Habitude 4: Learn the Language People Argue In | World Mission Associates | Promoting local sustainability in global missions
By Jean Johnson

Learn the language people argue in!

This was my response to the question: “If people speak two or three languages, which language would I recommend a missionary should learn and use?

Makara spoke English all day long at the foreign company he worked for. On the way home from work, he saw his son ‘popping wheelies’ on his motorcycle in the middle of a main road. Right then and there, his son wiped out on the pavement almost hitting a pedestrian. He needed 22 stitches and the cycle was in even worse shape.

Makara had already told his teenage son to NOT use the cycle for goofing around. The family had only one cycle, and the father walked to work just so his son could use it to get to the university. As soon as Makara’s son returned home from the clinic, Makara scolded his son as any father would do. They argued back and forth for ten whole minutes. Neither of these two men spoke a word of English during this time.

Why? Because they were engaged in a topic that carried a lot of emotion and concern for both the father and son.

No matter how many Khmer women spoke English in Cambodia, I have never heard one mother sing a lullaby to her baby other than in Khmer. Presently, the majority of my neighbors from Spanish speaking parts of the world, know and speak English. But when it comes to music, I only hear songs blaring in Spanish and tunes that I imagine they grew up with.

Even if people speak a second or third language, they most often revert to their heart language when engaged in moments of heart, passion, and urgency. So would it not make sense for the missionary to learn the heart language? Would it not make sense for the person or persons on the receiving end of our mission efforts to:

  • First hear about the God of every tongue and every nation in their heartfelt language?
  • Learn to follow and obey God in a language that comes from a place of earnestness, passion, and fervor?
  • Tell their neighbors about a God that speaks their language?
To be honest, not learning the heart language of the people is like a man saying to his wife: “Once we get married, I have no intention of being intimate with you.” Speaking and knowing the heart language allows us to communicate and relate to the part of the person where they house the most intensity and authenticity—the place where they argue from, sing from, cry from, dream from, and pray from.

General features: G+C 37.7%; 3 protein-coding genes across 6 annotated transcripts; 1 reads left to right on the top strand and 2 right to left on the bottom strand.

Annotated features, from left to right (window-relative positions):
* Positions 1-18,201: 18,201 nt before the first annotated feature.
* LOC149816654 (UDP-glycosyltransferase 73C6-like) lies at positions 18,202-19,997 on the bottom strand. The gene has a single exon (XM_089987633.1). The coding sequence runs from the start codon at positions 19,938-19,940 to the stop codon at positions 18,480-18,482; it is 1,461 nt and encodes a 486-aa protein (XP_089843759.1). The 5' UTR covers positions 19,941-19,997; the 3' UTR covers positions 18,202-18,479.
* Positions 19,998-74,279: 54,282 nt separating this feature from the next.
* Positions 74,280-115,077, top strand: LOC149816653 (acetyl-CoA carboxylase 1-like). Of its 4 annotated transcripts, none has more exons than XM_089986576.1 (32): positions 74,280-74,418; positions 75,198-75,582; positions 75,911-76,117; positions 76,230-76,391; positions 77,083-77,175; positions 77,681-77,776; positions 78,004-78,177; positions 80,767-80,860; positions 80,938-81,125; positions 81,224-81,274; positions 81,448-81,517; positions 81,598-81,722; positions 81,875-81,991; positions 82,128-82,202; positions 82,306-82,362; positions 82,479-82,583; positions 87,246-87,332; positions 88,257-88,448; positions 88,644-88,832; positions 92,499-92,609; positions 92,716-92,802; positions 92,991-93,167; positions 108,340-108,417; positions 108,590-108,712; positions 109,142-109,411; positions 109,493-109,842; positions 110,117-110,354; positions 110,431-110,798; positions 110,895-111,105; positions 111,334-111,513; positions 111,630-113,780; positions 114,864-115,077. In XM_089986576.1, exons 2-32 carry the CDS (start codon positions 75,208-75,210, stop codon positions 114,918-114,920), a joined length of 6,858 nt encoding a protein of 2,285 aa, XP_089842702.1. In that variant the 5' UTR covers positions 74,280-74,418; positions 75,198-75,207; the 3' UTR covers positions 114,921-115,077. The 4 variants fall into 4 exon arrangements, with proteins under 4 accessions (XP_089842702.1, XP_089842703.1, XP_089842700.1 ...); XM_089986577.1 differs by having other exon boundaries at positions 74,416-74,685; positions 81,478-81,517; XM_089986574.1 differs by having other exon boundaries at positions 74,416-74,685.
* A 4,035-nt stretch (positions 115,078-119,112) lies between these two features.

You may have heard of this quote from Nelson Mandela:

If you talk to a man in a language he understands, that goes to his head. If you talk to him in his language, that goes to his heart.
I wonder if Mandela’s quote is fitting for what happened on the day of Pentecost when the disciples spoke in other tongues:

Now there were staying in Jerusalem God-fearing Jews from every nation under heaven. When they heard this sound, a crowd came together in bewilderment, because each one heard their own language being spoken (Acts 2:5-6).
I know it can be awfully difficult to learn another language. But if I can do it, you can do it. I had my own barriers to overcome and I will speak of this in Habitude 5: Learn the Heart Language Until it Hurts.

To Sharpen this Habitude:
1. Pray and ask others to pray for you—that you will learn the heart language.
2. Learn the language, then you will learn the culture.
3. Learn the culture, then you will learn the language.
4. Count learning the language as important as a doctor learning to use a scalpel.
5. Consider not using English as a platform for ministry.
6. If you have donors, advisors, or directors, tell them why you value the language and let them know that learning the language is ministry, and you will be busy with it for awhile.
To revisit the introduction to DAY 1 affects DAY 100 Habitudes go to: https://wmausa.org/day-1-affects-day-100-habitudes-what-are-day-1-affects-day-100-habitudes/
** DAY 1 affects DAY 100 is part of World Mission Associates’ branding and a quote from the book We Are Not The Hero: A Missionary’s Guide For Sharing Christ, Not a Culture of Dependency.